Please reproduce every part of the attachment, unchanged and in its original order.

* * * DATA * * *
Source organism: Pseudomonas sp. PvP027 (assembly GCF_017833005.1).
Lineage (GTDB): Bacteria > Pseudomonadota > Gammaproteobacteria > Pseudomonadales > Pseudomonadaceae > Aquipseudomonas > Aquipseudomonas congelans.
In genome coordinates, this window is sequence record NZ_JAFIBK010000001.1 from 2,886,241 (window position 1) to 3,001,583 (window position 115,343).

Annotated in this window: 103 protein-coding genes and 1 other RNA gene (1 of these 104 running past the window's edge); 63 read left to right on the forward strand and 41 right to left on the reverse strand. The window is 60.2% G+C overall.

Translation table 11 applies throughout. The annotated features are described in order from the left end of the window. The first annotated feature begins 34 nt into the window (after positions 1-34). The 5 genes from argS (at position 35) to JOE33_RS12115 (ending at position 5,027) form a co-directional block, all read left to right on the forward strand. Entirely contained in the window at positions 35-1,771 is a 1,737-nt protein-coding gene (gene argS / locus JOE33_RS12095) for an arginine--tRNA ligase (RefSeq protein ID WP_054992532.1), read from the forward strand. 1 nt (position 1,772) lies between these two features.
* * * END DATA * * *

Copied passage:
Source organism: Pseudomonas sp. PvP027 (assembly GCF_017833005.1).
Lineage (GTDB): Bacteria > Pseudomonadota > Gammaproteobacteria > Pseudomonadales > Pseudomonadaceae > Aquipseudomonas > Aquipseudomonas congelans.
In genome coordinates, this window is sequence record NZ_JAFIBK010000001.1 from 2,886,241 (window position 1) to 3,001,583 (window position 115,343).

Annotated in this window: 103 protein-coding genes and 1 other RNA gene (1 of these 104 running past the window's edge); 63 read left to right on the forward strand and 41 right to left on the reverse strand. The window is 60.2% G+C overall.

Translation table 11 applies throughout. The annotated features are described in order from the left end of the window. The first annotated feature begins 34 nt into the window (after positions 1-34). The 5 genes from argS (at position 35) to JOE33_RS12115 (ending at position 5,027) form a co-directional block, all read left to right on the forward strand. Entirely contained in the window at positions 35-1,771 is a 1,737-nt protein-coding gene (gene argS / locus JOE33_RS12095) for an arginine--tRNA ligase (RefSeq protein ID WP_054992532.1), read from the forward strand. 1 nt (position 1,772) lies between these two features.